Australian Centre for Water
and Environmental Biotechnology

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Project Dates: 2018 to 2021


Growing concerns over finite fossil resources and environmental problems have encouraged the development of sustainable processes for fuels produced from renewable resources. One of the resolutions is to rely on the ability of microorganisms to synthesis fuels and chemicals. Fermentation of C1 gases from waste streams is an effective method offering numerous advantages. Methane fermenting bacteria can metabolize C1 gases as the only source of carbon and energy into valuable fuels and chemicals, and the products from fermentation can also be used as microbial fodder. Thus, the project is to impose the constraints to a genome-scale metabolic model, so as to understand the metabolism of anaerobic methanotrophic archaea (ANME2d) to improve methane uptake rate. System metabolic engineering will be the key methodology applied in the project, which incorporates the techniques of systems biology, synthetic biology. Specifically, we will use thermodynamic metabolic flux analysis, and high throughput analytics to achieve a better understanding of the metabolism which operates at the thermodynamic edge of feasibility.

Systems metabolic engineering is a modern toolbox, which solves the roadblocks of low conversion rate in large bioreactors under traditional metabolic engineering process. The methodology employs integrated rational metabolic engineering techniques to upgrade the design ability of industrial microorganisms, including the strain development, investment decision, process scale-up and quality assurance.

Developing industrial microbial strains by systems metabolic engineering is the first step for C1 gases fermentation. The strategies include the selection of optimal host strain, metabolic pathway reconstruction, optimize metabolic fluxes and culture conditions, and metabolic network system-wide manipulation. During the bioprocess, we can evaluate the production performance at the molecular level and maximize the productivity and yield through the iterative construction of the strains and critical parameters. For system-wide manipulation of the metabolic network, multi-omics analysis and in silico metabolic simulations are two widely used approaches for strain improvement.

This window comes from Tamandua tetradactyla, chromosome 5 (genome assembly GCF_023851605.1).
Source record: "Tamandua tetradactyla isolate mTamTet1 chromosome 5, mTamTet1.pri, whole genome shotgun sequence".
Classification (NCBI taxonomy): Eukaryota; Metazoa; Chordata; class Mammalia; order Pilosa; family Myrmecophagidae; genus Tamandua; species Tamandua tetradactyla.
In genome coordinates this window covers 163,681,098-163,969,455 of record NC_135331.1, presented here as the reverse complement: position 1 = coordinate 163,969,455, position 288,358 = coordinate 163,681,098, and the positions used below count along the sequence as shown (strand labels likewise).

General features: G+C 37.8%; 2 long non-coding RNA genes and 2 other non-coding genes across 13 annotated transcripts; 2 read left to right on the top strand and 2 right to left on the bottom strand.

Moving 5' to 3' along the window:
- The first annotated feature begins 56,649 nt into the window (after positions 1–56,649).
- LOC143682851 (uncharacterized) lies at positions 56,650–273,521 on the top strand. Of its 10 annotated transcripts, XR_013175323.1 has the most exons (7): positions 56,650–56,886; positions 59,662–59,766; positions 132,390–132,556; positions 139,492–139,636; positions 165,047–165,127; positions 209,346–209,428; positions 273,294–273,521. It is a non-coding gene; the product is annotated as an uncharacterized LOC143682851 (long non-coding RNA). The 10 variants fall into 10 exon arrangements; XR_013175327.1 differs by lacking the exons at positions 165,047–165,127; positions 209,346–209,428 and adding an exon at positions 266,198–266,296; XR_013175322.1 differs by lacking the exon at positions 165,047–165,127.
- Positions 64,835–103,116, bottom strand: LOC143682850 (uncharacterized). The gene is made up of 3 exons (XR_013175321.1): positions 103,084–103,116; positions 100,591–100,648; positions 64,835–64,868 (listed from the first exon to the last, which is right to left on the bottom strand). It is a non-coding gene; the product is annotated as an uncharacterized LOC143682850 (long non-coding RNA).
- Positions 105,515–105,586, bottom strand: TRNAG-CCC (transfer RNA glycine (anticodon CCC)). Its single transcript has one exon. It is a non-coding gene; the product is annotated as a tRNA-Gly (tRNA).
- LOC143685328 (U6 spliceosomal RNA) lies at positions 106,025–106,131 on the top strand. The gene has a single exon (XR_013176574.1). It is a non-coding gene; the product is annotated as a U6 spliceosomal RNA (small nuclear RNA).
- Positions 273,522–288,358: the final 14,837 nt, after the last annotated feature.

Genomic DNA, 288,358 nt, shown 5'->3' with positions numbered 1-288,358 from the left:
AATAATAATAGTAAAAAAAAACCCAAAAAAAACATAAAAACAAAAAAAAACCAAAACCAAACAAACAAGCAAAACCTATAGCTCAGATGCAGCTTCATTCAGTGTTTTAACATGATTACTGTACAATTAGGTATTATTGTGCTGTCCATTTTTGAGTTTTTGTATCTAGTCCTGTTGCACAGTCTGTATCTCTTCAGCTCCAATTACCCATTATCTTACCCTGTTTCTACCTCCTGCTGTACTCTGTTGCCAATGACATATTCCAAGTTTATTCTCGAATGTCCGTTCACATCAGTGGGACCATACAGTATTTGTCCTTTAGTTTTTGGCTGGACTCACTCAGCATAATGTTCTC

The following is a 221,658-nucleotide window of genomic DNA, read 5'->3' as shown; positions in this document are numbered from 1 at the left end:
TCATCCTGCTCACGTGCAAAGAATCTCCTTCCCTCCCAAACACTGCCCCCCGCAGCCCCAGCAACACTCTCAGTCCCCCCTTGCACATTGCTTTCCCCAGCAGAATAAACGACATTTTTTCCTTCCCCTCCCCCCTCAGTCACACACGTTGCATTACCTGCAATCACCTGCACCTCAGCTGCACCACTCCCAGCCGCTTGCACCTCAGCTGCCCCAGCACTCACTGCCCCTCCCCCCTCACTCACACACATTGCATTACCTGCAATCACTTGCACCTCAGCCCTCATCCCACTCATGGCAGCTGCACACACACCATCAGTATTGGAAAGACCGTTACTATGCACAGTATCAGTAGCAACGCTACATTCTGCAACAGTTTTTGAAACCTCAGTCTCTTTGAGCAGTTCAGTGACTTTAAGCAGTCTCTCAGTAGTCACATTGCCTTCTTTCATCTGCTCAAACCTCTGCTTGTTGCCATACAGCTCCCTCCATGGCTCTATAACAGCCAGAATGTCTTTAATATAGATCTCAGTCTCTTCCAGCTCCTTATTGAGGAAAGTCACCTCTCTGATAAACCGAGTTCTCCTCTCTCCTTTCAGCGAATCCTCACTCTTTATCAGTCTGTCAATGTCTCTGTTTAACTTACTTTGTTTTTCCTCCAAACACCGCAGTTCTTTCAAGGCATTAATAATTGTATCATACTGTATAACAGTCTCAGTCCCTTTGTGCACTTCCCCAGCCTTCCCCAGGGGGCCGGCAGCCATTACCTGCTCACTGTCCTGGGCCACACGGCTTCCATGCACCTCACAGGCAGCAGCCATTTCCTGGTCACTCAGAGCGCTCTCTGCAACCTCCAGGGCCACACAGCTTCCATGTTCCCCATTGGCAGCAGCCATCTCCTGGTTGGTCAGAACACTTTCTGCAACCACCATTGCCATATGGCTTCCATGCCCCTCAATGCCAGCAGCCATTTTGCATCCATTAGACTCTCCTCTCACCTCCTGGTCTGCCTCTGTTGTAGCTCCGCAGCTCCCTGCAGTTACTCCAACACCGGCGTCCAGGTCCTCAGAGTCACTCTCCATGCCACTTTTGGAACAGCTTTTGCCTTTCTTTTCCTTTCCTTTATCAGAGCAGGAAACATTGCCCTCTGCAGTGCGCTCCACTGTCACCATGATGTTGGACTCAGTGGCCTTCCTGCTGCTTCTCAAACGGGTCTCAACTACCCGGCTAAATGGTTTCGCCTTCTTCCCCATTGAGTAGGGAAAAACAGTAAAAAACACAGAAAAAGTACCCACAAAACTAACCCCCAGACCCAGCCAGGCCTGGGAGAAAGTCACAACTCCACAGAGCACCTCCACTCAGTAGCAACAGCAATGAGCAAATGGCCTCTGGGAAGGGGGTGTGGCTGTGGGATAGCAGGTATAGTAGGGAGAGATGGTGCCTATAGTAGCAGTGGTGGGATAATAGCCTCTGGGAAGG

Significance of the Project

C1 gas fermentation is a flexible platform for producing low-carbon fuels and chemicals from waste streams and low-cost feedstocks. Traditionally, Fischer-Tropsch process (FTP) has long been part of natural gas/coal/biomass conversion to synthetic fuels and lubrication oils, however, the technology has some drawbacks and is very capital intensive. Gas fermentation offers feedstock versatility and the economy of scale over traditional FTP processes.

Furthermore, gas fermenting microbes present an exciting alternative which is compatible with gas stream sizes and can produce a range of valuable fuels and chemicals. Waste gas fermentation not only produces viable fuels and chemicals but also avoid competition with food production as well as reduce carbon release.

The project of improving C1 gases fermentation through systems metabolic engineering creates great interest and significant prospect to understand the mechanisms of ANME2d energy conservation with the aim of improving our understanding of anaerobic methane methanotrophy.




  • ARC Australian Laureate Fellowship FL170100086